Moving Forward: Kenya’s Rugged Path To Democracy


Kenyan President Uhuru Kenyatta waves to a crowd. (BEN CURTIS/ASSOCIATED PRESS).


On Oct. 26, after a drawn out election that marked increased tensions between the major Kenyan political parties, the people have spoken. Ironically, the people had also spoken with the same result on Aug. 8 when the original election was held. President Uhuru Kenyatta, son of the world-renowned former President Jomo Kenyatta, won 98 percent of popular vote, despite a voter turnout of less than 40 percent.

In the August election, Kenyatta won 54 percent of the final vote, similar to what he had in a preliminary count. Former Prime Minister and opposition party leader, Raila Odinga, received roughly 45 percent of the vote. Soon after, Odinga, citing unfair voting processes, submitted a petition to nullify the election and demand a re-run. The Supreme Court of Kenya granted his proposal and scheduled another vote for Oct. 26. Despite this, Odinga boycotted the second election, alleging that the Independent Electoral and Boundaries Commission (IEBC), the regulatory agency for Kenya, would fail to carry out a credible poll. Although his name was already etched in the ballots, Odinga requested that his supporters not vote out of protest.

This isn’t Kenyatta and Odinga’s first battle in the political arena. Both candidates ran against each other for the 2013 presidential election. Kenyatta won over the Kenyan people and emerged the election victor. But Kenyatta and Odinga’s relationship is more than an “it’s complicated” status, as their opposition dates back to their fathers: Jomo Kenyatta and Jaramogi Oginga Odinga. Kenyatta and Odinga served as the first president and vice president of Kenya, but their personalities and tribal affiliations frequently clashed. Tribal identity is deeply rooted, with Kenya being home to over 40 tribes. The largest groups—the Kikuyu, Luhya, Kalenjin, Luo and Kamba—account for approximately 70 percent of the population. Essentially acting as tribal chiefs, Kenyatta of the Kikuyu and Odinga of the Luo, they blatantly urge their ethnic supporters to vote for them, regardless of their policies. Since winning the presidency requires only 50 percent of the vote and no tribe is that large, many candidates form tribal alliances in hopes of grabbing a seat within the government. But as quickly these alliances form, they can dissolve instantaneously if an opportunity arises for a tribe. It’s quintessential political Darwinism on a live stage. For the grassroots, their views are succinctly summarized in what Kamau, a food stall owner said to Al Jazeera,”They are all the same. They are there for their own interest. The only difference between them is the tribe they belong to.”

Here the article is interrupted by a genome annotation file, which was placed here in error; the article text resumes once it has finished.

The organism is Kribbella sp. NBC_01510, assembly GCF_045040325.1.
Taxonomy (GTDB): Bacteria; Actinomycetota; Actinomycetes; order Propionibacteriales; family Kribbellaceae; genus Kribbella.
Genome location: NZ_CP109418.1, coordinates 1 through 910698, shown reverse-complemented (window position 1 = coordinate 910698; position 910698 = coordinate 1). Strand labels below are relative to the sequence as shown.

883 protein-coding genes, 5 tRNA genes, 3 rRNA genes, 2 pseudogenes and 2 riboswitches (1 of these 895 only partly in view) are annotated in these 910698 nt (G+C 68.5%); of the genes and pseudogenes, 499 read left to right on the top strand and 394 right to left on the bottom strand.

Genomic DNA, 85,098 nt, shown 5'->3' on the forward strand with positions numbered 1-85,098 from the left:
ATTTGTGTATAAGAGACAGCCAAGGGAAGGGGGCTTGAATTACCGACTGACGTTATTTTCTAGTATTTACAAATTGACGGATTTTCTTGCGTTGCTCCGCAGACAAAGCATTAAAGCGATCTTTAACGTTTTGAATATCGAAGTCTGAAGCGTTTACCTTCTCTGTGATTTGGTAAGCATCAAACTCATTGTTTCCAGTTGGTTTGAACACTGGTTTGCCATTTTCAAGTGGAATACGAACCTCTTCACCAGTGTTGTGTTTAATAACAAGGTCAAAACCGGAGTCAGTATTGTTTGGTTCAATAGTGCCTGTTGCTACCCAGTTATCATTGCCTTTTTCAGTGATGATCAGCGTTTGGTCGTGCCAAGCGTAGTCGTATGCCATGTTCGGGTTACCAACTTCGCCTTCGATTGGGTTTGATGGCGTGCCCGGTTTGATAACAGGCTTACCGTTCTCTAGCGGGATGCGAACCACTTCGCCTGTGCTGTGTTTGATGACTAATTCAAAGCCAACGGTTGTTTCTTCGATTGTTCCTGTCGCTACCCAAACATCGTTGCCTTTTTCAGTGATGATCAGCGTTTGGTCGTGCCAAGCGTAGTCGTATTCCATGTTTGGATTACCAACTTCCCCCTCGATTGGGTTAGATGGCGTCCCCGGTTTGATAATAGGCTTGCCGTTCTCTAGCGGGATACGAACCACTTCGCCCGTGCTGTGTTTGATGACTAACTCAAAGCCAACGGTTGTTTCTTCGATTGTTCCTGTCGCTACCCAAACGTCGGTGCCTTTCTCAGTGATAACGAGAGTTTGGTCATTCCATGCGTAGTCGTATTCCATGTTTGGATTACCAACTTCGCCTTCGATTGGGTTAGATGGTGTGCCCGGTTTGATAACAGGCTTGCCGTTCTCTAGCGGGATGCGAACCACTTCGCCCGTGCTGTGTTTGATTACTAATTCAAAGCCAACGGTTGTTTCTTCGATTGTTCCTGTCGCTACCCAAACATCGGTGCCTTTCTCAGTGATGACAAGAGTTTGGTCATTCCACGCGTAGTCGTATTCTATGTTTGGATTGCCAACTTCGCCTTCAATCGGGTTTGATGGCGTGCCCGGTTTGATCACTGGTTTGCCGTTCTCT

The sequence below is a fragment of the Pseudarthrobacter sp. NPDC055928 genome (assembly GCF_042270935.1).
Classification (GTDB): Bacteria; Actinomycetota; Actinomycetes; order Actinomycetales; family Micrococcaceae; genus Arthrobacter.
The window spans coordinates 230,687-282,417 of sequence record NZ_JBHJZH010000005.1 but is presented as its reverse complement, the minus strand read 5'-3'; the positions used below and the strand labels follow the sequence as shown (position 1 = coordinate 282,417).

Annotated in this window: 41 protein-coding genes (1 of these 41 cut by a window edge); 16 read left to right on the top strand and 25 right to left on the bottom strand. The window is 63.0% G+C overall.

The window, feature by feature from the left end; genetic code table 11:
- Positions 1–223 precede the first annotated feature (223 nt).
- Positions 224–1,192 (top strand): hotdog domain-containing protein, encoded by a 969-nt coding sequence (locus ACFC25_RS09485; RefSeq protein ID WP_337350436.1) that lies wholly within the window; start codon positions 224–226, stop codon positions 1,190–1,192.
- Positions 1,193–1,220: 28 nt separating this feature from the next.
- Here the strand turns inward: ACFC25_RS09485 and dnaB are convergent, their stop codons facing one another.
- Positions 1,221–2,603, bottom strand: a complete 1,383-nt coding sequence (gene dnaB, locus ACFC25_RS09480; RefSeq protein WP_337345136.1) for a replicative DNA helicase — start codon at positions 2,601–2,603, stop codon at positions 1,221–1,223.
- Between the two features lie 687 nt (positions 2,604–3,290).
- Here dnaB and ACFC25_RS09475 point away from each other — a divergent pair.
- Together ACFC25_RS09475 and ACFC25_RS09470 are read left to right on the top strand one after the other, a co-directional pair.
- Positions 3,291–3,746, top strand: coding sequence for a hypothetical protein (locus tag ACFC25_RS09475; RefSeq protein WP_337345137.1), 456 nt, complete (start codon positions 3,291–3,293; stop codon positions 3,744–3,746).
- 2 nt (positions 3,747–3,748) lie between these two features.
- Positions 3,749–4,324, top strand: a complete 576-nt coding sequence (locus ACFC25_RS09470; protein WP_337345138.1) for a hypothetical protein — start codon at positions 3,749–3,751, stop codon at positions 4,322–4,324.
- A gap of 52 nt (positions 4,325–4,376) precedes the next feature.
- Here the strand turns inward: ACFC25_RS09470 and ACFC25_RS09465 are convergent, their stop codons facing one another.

However corrupt or unethical the tribalism seems, it is symptom of a greater problem: politics in Kenya is a zero-sum game. Members of the losing party are ostracized from holding important positions, and their supporters are further marginalized. The government has attempted to mediate the overwhelming influence of the president’s affiliated party, but this pales in comparison to the power of winning the presidency. Essentially, the elected president maintains absolute political control and immense benefits.

Contentiously, Odinga has now declared his party, National Super Alliance (NASA), a resistance movement. While calling for “peaceful” demonstrations, protests, and picketing, he has constructed a people’s assembly in the hopes the county governments will eventually join. Currently, the assembly lacks a structured logistics plan. Odinga’s ultimate goal is to utilize public disapproval to coerce Kenyatta’s resignation. Kenyatta, however, is not completely in the right. He has constantly refused to engage in talks with the opposition, essentially cutting all communication with key groups. Stability will become increasingly difficult when major parties are not seated at the table for political discourse.

Stability not only concerns Kenya, but its neighboring countries as well. With the ongoing political cock fights distracting politicians and security forces, Al-Shabab, a terrorist organization associated with Al-Qaeda, has strengthened and returned to the forefront as a relevant source of terrorism. If Al-Shabab becomes a legitimate threat, Kenya could be forced to withdraw from Somalia, a region plagued with terrorist attacks. This could prove costly for the African Union Mission in Somalia (AMISOM), which consists of Djibouti and and Uganda, creating a dangerous precedent for those respective countries also mired in terrorist conflict to withdraw from the state. As Al-Shabab bides its time for an opportunity to strike, Kenyan political instability could lay the groundwork for increased terrorist attacks around the entire North African region.

Odinga’s insistence in increasing demonstrations and protests bodes well for neither Kenya, nor the East African region as a whole. Though the IEBC correctly conducted the re-elections, Odinga continues to denounce the results. Meanwhile, citizens have become restless for civil and honest politics. It appears that the incessantly juvenile actions of Odinga and Kenyatta will be a feature of their political relationship til death do them part. Meanwhile, citizens are restless, desiring a return for normalcy. Both politicians not only threaten the legitimacy of upcoming presidential elections, but the Kenyan political system in its entirety. Kenyatta and Odinga will stand for the system when it appeases them, but suddenly become harsh critics when they feel dissatisfied. Until some civil discourse is achieved, Kenya will continue to be at the forefront of political turmoil. Unfortunately, compromise is nonexistent in their vocabularies.

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